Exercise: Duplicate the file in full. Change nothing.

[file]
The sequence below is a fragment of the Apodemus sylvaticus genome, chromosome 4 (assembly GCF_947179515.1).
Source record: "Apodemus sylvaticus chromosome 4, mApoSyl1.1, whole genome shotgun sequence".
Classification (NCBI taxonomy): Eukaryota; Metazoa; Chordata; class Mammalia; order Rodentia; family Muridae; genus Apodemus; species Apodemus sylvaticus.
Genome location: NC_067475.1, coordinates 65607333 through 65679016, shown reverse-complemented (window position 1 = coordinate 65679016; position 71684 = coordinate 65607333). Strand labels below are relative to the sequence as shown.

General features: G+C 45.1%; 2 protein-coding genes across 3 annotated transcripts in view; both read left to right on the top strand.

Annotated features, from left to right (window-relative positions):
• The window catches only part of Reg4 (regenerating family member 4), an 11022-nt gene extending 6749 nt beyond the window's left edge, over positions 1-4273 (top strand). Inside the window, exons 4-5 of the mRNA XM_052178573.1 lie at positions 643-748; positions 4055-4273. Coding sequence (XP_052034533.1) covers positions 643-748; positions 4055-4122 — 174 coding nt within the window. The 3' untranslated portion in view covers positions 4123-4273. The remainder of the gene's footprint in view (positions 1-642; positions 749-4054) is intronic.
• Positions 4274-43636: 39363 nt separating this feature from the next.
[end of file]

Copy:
The sequence below is a fragment of the Apodemus sylvaticus genome, chromosome 4 (assembly GCF_947179515.1).
Source record: "Apodemus sylvaticus chromosome 4, mApoSyl1.1, whole genome shotgun sequence".
Classification (NCBI taxonomy): Eukaryota; Metazoa; Chordata; class Mammalia; order Rodentia; family Muridae; genus Apodemus; species Apodemus sylvaticus.
Genome location: NC_067475.1, coordinates 65607333 through 65679016, shown reverse-complemented (window position 1 = coordinate 65679016; position 71684 = coordinate 65607333). Strand labels below are relative to the sequence as shown.

General features: G+C 45.1%; 2 protein-coding genes across 3 annotated transcripts in view; both read left to right on the top strand.

Annotated features, from left to right (window-relative positions):
• The window catches only part of Reg4 (regenerating family member 4), an 11022-nt gene extending 6749 nt beyond the window's left edge, over positions 1-4273 (top strand). Inside the window, exons 4-5 of the mRNA XM_052178573.1 lie at positions 643-748; positions 4055-4273. Coding sequence (XP_052034533.1) covers positions 643-748; positions 4055-4122 — 174 coding nt within the window. The 3' untranslated portion in view covers positions 4123-4273. The remainder of the gene's footprint in view (positions 1-642; positions 749-4054) is intronic.
• Positions 4274-43636: 39363 nt separating this feature from the next.